Harvey H. Jackson: It ain't easy being Newt
Nov 18, 2009 | 2175 views |  5 comments | 26 26 recommendations | email to a friend | print
Throughout the year, I clip articles that might, with a little additional work, be turned into prize-winning columns — or, at the least, fill in the gap while I am trying to figure what comes next.

Column-writing is hard work.

So it follows that from time to time I pull out that file and see what is there.

For example, I could comment on a piece by my favorite conservative columnist, David Brooks of The New York Times, who crunched numbers, did some analysis and concluded that the rise of talk jocks like Glenn Beck, Sean Hannity, Bill O'Reilly and Rush Limbaugh "has correlated almost perfectly with the decline of the GOP."

But everybody knows that.

More fun is to be had messing with my old buddy, Newt Gingrich. (Yes, I knew him back in Georgia when he was teaching instead of lecturing, wearing khaki and corduroy instead of high-priced suits, and only dreaming of worlds he would conquer.) Newt, bless his heart, has a difficult time keeping on task, in part because his mind runs in so many directions, but also because the diverse and often competing forces he unleashes are difficult to control.

For instance, American Solutions, Gingrich's own think tank, last month named Dawn Rizos of Dallas one of its "2009 Entrepreneurs of the Year," and invited her to Washington's exclusive Capitol City Club to accept the award.

Upon getting the news, Rizos wrote a check for $5,000 to join the former speaker's Business Defense and Advisory Council, for which Gingrich thanked her and added, "I look forward to meeting you and hearing more about your business."

Or, at least, he did until someone pointed out that Rizos' business is The Lodge, which, according to its Web site, is "the No. 1 Gentlemen's Club in America."

Yessir, Ole Newt was giving an award to a topless bar.

See the problem?

From the standpoint of pure capitalism, The Lodge is a model of entrepreneurial enterprise. Here is a business that pumps (and bumps and grinds) more than $2 million in annual tax revenue into city and state coffers. It has given more than $160,000 to charities, offers college scholarships (yes, the third one from the left, she is a physics major at the University of Texas-Dallas) and conducts money management seminars for its 150 employees and more than 500 contract dancers.

But on the other hand, those dancers dance without their shirts on.

What to do, what to do?

Especially when you consider that no small part of Newt's loyal following are conservative Christians who don't approve of this sorta thing.

You go with your base.

So, a few days after the discovery someone from American Solutions called Rizos, took back the award and promised to refund her money.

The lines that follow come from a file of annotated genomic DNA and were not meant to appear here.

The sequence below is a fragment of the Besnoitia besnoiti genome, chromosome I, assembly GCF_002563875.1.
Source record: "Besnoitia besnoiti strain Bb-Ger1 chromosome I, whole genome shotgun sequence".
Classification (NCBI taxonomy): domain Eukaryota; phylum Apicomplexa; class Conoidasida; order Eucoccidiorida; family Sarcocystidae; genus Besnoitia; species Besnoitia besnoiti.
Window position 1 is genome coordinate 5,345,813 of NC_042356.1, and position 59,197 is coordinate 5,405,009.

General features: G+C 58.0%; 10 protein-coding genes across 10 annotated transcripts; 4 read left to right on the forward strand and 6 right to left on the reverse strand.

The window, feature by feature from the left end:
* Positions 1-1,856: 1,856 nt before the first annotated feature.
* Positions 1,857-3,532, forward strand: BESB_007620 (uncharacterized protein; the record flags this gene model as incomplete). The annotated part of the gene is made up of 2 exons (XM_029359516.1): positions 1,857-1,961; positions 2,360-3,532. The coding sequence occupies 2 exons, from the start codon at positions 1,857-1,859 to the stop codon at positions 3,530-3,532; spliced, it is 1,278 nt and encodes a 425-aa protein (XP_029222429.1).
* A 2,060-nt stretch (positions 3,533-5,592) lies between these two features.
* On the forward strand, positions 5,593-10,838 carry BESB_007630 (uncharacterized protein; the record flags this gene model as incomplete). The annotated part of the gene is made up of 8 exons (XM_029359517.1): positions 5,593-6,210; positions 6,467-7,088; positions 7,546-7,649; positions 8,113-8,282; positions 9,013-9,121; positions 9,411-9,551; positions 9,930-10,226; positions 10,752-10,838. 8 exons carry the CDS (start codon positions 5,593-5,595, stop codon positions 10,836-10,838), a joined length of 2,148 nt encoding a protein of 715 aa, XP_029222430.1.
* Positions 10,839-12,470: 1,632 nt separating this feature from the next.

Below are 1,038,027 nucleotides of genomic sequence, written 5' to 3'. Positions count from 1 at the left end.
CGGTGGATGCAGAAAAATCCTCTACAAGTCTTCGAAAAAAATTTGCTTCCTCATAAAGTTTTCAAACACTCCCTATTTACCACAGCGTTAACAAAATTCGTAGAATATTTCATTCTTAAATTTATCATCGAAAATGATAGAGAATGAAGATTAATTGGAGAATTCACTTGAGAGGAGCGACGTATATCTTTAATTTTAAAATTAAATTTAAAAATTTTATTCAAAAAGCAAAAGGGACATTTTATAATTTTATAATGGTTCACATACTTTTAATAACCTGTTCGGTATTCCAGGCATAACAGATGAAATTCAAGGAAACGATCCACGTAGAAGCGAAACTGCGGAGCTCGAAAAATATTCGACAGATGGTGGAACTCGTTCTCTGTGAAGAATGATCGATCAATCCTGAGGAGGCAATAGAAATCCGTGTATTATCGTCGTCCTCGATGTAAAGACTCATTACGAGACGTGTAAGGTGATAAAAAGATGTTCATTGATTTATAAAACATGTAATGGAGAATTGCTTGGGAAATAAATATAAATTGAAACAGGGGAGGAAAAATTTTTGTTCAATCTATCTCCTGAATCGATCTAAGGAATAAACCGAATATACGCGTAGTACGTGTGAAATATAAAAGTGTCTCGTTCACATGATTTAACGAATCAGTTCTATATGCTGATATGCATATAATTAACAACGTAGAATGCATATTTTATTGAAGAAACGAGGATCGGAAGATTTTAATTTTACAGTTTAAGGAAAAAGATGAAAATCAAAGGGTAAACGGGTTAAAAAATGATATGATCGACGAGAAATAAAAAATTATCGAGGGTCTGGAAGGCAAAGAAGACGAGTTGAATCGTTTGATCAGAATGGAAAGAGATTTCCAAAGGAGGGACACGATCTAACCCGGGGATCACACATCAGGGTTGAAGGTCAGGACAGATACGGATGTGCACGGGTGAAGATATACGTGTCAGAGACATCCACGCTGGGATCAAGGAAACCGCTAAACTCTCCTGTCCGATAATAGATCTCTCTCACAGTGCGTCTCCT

An American solution to an American problem.

Some folks have speculated that the Gingrich organization confused the Texas establishment with one by the same name in Virginia. Maybe so. But this wasn't the first time American Solutions had been caught in such a situation.

A few weeks before the invitation-to and take-back from Rizos, American Solutions rescinded a similar invitation that had been extended to Pink Visual, an adult film production and distribution company.

Now, how many "Pink Visuals" do you think there are?

One. There are a bunch of Web sites, but all belong to the same company. And the name? What could American Solutions have been thinking?

Surely, the old "check before you invite" memo went out.

But maybe what you have here is a conflict within the Gingrich movement that, in a nutshell, exposes one of the problems the GOP faces today. For many in the party, business is about making money. As long as it is legal, do it. Not only is The Lodge legal, it is a good corporate citizen to boot. So why shouldn't the person who created the "No. 1 Gentleman's Club" in the whole by-gum United States be recognized for what she has accomplished?

As for Pink Visual, though the sleaze factor is greater here, the company lets you know up front that it is selling "sexually explicit videos which may be offensive to some viewers," so what's the harm?

The harm, of course, is to the movement Newt is trying to form and lead, and, ultimately, to the unity of the GOP. On one hand, you have those who want to turn capitalism loose and let the buyer judge (and beware). On the other side are those who are all for the free market as long as it is not free to do things that are done by Pink Visual and at The Lodge. More additions to the list likely will come later.

But did you hear anything about this on Beck, Hannity, O'Reilly and Limbaugh?

Me neither.

Which may be a problem, as well.

Harvey H. ("Hardy") Jackson is Eminent Scholar in History at Jacksonville State University and a columnist and editorial writer for The Star. E-mail: hjackson@jsu.edu.
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